I am sure that if an Dante had been an English teacher he would have made the final circle of hell a place where you had to teach middle schoolers how to research in the library. I am using hyperbole, of course, but am partially serious. Trying to teach seventh graders how to look something up in the encyclopedia, find a book on a given topic, and write an MLA citation/works cited page never fails at being the most trying day of the year. I remember being astonished my first year of teaching when a student came to me and told me that Emily Dickinson was not in the encyclopedia. At first, I had a moment of panic until I realized that he had the E encyclopedia. Never in a million years would I have thought to explain that when looking up a person in the encyclopedia, one always looks him/her up by his/her last name. Now of course, I explain that to students before entering the library, but it never fails that I get at least three questions about why Abraham Lincoln (under A), Stonewall Jackson (under S), and Winfield Scott (under W) are not in the encyclopedia. Attempting a works cited page comes with a whole other host of issues and obvious questions.
There are simply some things that cannot be explained. I can say it, I can model it, but I cannot explain it. It is simply common sense and following instructions. In an era where every form of communication and searching is lightning fast and totally passive, research in a library becomes a foreign concept. (And I did feel like I was speaking a different language today.) Add hormones to the mix and it is just too much. I am sure Dante would agree.
"How handsome you are, my lover? Oh how charming! And our bed is verdant." Song of Solomon 1:16
One of the things I love about our school is that we read the Bible every day. In fact, the whole school reads systematically through the whole Bible one or two chapters at a time. Having been there for a while now, I can truly attest to what an amazing treasure our Bible time is each morning.
Today I got into an interesting discussion with my eighth graders in Bible about some of the passages that are left off of our Bible reading schedule. (We strategically skip Song of Solomon, long and detailed passages on circumcision, and a few other like passages.) Today they brought up why we don't read certain passages, and I got the question, "Is the passage inappropriate?" A good and very thoughtful question leading to a great discussion. "No, it is God's word so it cannot be inappropriate." I explained that no passage of Scripture is or should be off limits to you as a child of the Heavenly Father, but there are some passages that are more delicate than others: passages that should be dealt with by your parents and passages that might be awkward for mixed company. But no part of God's word is inappropriate or off limits. I always encourage my kids to read the skipped passages at home and talk to their parents about what they mean. I personally find it very comforting that God deals with uncomfortable issues. The graphic passages, especially in the Old Testament, remind me that God is capable of dealing with a whole lot of mess, and all of sudden, my mess doesn't look quite as bad. And as the transcendent and eminent Creator of the universe, I love the reminder that nothing is off limits, out of bounds, or inappropriate for God.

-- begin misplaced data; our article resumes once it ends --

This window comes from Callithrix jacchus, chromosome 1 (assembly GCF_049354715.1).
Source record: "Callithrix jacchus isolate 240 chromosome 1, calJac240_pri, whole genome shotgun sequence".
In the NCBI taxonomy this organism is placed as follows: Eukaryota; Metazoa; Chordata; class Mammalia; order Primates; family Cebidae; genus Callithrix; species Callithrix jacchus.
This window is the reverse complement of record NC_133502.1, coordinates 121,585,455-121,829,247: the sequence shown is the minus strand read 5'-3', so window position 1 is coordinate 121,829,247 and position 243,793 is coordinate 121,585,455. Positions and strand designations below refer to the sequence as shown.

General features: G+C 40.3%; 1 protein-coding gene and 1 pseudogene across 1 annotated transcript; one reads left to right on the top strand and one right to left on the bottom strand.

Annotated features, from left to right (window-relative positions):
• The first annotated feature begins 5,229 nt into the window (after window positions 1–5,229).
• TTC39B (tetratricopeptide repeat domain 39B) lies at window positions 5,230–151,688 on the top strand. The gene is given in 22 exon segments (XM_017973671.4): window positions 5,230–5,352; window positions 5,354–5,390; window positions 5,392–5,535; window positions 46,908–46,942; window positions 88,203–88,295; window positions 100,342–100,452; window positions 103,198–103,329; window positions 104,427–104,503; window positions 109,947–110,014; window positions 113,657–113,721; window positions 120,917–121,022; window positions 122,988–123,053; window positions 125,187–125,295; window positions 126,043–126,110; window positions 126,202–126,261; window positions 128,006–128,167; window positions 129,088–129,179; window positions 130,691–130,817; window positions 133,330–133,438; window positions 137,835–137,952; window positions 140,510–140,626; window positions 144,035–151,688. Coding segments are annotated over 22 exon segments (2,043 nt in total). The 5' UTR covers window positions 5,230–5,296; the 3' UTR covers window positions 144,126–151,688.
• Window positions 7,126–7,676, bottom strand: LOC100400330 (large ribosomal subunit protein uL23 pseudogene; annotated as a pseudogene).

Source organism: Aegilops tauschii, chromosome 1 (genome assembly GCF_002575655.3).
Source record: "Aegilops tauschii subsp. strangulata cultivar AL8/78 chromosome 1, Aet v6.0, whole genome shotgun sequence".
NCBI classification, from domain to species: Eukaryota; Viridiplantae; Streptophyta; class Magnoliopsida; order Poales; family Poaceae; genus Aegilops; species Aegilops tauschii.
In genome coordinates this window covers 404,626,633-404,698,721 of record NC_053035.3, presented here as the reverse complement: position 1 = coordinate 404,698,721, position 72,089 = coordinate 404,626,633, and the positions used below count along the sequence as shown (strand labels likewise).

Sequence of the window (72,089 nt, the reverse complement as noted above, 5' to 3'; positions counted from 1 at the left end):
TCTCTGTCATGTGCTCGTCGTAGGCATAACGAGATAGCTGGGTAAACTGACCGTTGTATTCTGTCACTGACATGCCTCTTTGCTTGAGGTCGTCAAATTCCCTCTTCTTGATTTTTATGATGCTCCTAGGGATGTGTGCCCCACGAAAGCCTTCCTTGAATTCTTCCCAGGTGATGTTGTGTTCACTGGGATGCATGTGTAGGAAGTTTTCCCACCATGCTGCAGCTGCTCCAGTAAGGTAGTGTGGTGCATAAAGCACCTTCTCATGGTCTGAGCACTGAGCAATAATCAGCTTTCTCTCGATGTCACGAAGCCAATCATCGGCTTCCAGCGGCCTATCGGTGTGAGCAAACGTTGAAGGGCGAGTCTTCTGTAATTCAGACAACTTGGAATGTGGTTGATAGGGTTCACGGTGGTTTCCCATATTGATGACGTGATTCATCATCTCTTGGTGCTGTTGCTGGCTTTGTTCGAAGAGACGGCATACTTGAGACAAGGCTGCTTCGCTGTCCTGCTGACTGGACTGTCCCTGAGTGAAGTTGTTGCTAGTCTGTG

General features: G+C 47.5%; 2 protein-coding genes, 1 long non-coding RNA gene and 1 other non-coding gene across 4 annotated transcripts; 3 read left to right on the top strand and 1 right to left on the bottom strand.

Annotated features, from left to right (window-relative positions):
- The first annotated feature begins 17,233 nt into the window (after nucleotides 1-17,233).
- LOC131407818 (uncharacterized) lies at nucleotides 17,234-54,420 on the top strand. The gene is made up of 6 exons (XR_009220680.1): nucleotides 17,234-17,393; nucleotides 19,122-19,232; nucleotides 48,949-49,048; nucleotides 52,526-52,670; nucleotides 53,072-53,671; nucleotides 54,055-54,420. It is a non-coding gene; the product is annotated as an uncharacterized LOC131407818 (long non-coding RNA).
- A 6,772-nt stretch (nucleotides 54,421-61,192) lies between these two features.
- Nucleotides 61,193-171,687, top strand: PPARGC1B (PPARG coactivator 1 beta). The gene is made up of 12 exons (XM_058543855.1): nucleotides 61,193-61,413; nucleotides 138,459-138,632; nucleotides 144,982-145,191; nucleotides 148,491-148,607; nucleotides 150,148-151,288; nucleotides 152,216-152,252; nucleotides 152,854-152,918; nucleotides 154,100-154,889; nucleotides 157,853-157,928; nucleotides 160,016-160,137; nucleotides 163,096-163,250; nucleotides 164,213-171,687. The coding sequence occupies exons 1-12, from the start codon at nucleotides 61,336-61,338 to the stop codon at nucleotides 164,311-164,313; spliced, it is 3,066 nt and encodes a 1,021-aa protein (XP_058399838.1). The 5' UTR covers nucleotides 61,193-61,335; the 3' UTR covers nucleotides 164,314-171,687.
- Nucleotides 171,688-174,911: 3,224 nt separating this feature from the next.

Later today I gave the seventh graders an assignment to include an encouraging Scripture verse on a get well card for our custodian, Mr. Jackson. Then came the inevitable question: "Can we pick from anywhere in the Bible?" Hearkening back to my conversation this morning, I responded with a hearty "Of course." Sure enough, one naive student began exploring Song of Solomon.
"Mrs. Freeman, what does verdant mean?" "Verdant means green or fertile. Why?" "Because this Bible verse says, 'Our bed is verdant.' What does that mean?" After my long pause and hesitation to answer, the student asked, "Oh, is it inappropriate?" "No, it is God's Word so it is not inappropriate, but it is delicate and awkward in mixed company." "Oh," was her quick reply. "I will just look it up in the dictionary."
Today was our annual school spelling bee. This is always a rather exciting day for me, and the more years we have participated, the cooler it gets.
This year, my class spelling bees were quite entertaining. In seventh grade, we have one clear winner but kept going back and forth for the runner-up position. It came down to two girls: one you would expect and another you totally would not because she acts as though she is too cool for things like spelling bees (but I know better. . . no one is too cool for spelling bees). The girl you would expect to win kept getting her word correct then missing the championship word or spelling without thinking and getting easy words wrong. As a result, the girl you would not expect spelled her words incorrectly THREE times so that the expected one could win. She had to think harder about misspelling "slaughter" and others than spelling them correctly. What a shame.